Seven of the 10,000 throng gathered at Capesthorne Hall, Cheshire remember some of their experiences
Friday, 2nd June
Rob Thompson, accountant 10:23am
I'm standing at the Cross Rhythms stand in the huge Bazaar tent telling people about the forthcoming launch of xRhythms. I'm excited to be here and so are the people I talk to. Despite the overcast/drizzly weather, despite the lowish opening attendance (maybe 3,000 hardy campers are here at the off at this most picturesque of sites), the sense of expectation is tangible.
Tony Cummings, music editor 2.05pm
I'm enjoying my cheese burger as I sit on a bench facing the Illuminate Stage, listening to the NXGN Choir ripping through some full-on gospel numbers. They're pretty good until a switch of lead singers brings to the fore a lady whose pitching is decidedly suspect.
Alexander Bushe, student 3:05pm
I'm walking around the Bazaar amazed by how many Christian organizations there are here. I look at the Oak Hall stand, a Christian expedition company; I look at the stand for Jews For Jesus, an evangelistic organization; I chuckle at an amusing T-shirt available on the Sorted magazine stand; I speak to the man on the Christians For Israel stand about his intriguing trips around Israel and then queue for coffee in the Tearfund-run coffee bar.
Rob Thompson 3:51pm
Faith Child is in full flow on the Illuminate Stage. His most effective flow is when he delivers a rap with no accompanying track. His testimony/preach connects.
Tony Cummings 4.03pm
I've been sitting on the damp grass with a couple of friends from my church listening to Michelle Williams. But now I'm dancing as are most of the throng as we sing that repeated line "When Jesus say yes, nobody can say no!" You could label the groove booming from the Main Stage stacks "Afro-flavoured R&B gospel". But who cares about labels at a time like this? This is music for a Holy Ghost party.
Maxine Cummings, editorial manager 4:45pm
I'm waiting for my husband to finish his interview with Drakeford. It's raining but before it gets too heavy I listen to Jonathan David & Melissa Helser singing songs from their 'Beautiful Surrender' album. They sound pretty good.
Maxine Cummings 6:25pm
I catch just a bit of Switchfoot's set but I'm impressed. Clearly a world class rock band at the top of their game, Jon Foreman has never sounded better and their song "Life Is Short" impacts me. The crowd is growing as I watch.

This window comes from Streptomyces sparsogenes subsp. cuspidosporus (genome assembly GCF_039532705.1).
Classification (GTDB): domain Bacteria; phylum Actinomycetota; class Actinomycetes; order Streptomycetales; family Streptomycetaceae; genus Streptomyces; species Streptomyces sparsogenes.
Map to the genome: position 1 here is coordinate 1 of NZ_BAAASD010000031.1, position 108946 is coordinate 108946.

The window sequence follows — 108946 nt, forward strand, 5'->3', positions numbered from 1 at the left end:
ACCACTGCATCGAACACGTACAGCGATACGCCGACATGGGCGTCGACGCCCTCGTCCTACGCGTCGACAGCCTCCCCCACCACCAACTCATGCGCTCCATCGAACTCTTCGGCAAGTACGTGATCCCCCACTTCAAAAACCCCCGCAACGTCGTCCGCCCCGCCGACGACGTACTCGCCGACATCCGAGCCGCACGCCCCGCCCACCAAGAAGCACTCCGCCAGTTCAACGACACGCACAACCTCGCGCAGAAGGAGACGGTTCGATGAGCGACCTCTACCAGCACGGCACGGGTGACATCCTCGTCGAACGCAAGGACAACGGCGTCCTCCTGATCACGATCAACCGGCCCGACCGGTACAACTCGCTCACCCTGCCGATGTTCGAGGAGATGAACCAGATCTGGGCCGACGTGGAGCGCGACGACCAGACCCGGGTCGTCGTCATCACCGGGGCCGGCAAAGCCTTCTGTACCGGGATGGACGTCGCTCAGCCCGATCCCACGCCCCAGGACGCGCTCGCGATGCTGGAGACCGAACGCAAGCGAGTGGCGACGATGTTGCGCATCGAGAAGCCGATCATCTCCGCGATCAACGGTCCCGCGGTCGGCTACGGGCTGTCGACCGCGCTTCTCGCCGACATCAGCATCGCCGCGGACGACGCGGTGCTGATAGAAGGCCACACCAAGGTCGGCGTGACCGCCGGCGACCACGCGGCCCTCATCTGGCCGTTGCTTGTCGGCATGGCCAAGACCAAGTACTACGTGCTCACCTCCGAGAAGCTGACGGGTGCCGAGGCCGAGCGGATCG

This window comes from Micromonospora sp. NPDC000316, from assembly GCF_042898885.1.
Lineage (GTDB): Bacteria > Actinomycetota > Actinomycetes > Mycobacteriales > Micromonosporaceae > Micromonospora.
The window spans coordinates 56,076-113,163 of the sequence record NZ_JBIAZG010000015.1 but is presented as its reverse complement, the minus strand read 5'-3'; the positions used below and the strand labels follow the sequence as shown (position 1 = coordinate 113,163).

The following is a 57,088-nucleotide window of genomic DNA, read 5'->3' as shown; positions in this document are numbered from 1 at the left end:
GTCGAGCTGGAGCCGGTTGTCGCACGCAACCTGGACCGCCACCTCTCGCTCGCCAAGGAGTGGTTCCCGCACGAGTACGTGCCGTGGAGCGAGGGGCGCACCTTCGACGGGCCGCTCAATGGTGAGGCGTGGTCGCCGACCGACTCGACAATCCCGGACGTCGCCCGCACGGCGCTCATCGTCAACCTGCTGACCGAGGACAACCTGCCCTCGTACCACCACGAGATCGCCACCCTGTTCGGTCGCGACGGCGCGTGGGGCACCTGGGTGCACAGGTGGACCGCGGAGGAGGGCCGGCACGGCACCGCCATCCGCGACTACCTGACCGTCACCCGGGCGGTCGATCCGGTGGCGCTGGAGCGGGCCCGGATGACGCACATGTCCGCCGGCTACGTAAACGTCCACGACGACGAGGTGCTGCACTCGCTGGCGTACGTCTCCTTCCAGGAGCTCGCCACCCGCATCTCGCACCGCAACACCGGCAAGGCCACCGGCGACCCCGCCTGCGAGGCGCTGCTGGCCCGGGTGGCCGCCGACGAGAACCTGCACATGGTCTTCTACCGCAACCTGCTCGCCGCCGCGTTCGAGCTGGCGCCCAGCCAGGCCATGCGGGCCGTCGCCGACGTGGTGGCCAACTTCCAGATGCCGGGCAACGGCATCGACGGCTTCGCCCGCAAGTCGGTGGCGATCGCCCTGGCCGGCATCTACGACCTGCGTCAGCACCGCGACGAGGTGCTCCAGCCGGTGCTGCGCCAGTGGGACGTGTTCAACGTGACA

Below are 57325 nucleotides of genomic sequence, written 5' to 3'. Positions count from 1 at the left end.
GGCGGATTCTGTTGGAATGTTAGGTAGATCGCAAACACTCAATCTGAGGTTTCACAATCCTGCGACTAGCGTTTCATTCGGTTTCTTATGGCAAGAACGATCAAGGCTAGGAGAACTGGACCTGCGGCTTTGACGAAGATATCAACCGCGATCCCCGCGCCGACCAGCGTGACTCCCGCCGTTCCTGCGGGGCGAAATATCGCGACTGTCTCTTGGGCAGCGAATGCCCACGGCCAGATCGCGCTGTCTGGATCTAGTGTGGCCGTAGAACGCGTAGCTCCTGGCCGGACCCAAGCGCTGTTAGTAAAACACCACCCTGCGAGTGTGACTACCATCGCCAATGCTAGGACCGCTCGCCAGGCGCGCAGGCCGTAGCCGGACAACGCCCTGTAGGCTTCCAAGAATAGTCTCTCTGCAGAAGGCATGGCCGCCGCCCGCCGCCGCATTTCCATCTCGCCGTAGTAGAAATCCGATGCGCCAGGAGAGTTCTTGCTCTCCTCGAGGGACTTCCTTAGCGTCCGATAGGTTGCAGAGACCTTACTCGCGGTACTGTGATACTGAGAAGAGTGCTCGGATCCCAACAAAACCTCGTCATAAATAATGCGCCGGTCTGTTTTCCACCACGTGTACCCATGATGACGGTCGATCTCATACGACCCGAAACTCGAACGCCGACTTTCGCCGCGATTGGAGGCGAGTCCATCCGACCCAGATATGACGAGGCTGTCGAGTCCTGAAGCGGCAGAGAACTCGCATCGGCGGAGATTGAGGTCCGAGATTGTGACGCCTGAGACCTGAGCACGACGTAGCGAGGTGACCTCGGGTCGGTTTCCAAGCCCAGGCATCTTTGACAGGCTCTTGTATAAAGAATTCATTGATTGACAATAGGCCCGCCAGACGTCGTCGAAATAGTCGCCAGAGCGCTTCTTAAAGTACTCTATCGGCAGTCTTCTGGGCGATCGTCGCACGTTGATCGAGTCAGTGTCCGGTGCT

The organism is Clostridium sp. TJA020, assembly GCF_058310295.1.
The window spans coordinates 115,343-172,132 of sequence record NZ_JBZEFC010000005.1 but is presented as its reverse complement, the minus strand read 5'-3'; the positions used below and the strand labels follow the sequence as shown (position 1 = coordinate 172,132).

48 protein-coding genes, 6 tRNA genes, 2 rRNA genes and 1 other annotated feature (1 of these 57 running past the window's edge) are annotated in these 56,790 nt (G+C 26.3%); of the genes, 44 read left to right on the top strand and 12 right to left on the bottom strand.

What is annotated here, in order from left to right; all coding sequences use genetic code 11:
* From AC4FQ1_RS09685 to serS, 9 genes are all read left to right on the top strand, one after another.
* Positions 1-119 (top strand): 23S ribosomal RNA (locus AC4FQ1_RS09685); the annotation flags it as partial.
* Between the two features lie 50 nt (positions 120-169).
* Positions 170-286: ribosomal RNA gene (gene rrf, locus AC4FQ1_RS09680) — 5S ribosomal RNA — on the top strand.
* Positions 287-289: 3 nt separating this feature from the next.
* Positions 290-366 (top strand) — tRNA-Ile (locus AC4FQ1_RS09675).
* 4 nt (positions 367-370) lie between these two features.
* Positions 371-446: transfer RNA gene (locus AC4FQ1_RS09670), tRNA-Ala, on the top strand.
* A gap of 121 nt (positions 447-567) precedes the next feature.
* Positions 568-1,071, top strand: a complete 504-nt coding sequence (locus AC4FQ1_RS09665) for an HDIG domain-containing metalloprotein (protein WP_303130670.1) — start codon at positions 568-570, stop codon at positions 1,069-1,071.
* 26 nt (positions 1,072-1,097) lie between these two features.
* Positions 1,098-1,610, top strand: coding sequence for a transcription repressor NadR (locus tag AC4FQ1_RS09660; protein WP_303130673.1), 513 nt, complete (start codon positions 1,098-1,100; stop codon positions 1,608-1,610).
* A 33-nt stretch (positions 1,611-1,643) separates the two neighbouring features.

Alexander Bushe 8:01pm
I'm ravenous, so a visit to the fish and chip stall next to the burrito bar and the Jamaican food stall is in order. I sit munching my cod and chips.
Alexander Bushe 9:00pm
I stand watching Bethel Music in the drizzle. It is getting dark, though I can see a lot of people in the crowd in front of me raising their hands to worship God. Although I am near the back of the crowd the sound is crystal clear and I have an excellent view of the stage and the big screen. To my left I spot Jonathan & Melissa Helser in a small tent. They are watching their friends at Bethel Music. Not just watching, but clearly worshipping as well.
Tony Cummings 9:15pm
I'm finding it hard to worship. I'm a bit far back from the stage and I'm tired. But bit by bit Bethel Music's Jeremy Riddle and then Amanda Cook help me, and thousands more, lift our eyes off festivals and fun and towards the lover of our souls. And as Amanda sits at the piano and, after mentioning the recent Manchester terrorist attack, launches into "You Make Me Brave". I feel God's empowering presence once more.
Saturday 3rd June
Rob Thompson 12:38pm
I stop to watch a bit of Matt Maher. His song "Your Grace Is Enough" and others are worship classics but I'd never realised what a great piano player he is. The jazz licks he delivers are wonderful.
Marian Thompson, mother 1:53pm
I'm sat watching Stuart Townend on the open air stage by the Tearfund Tea Tent. I'm 78 years old and I've come to Big Church Day Out with my son on a mission to cheer myself up. Stuart has a lovely voice. It's clear and melodic and you can hear the message clearly. I particularly enjoy the rendition of "Promise Of The Ages". Stuart tells a funny story. When he arrived at one church, a couple of people heard his name and their jaws almost dropped to the ground. They were astonished that he's still alive. Most composers of hymns sung in their church have been dead for 200 years!
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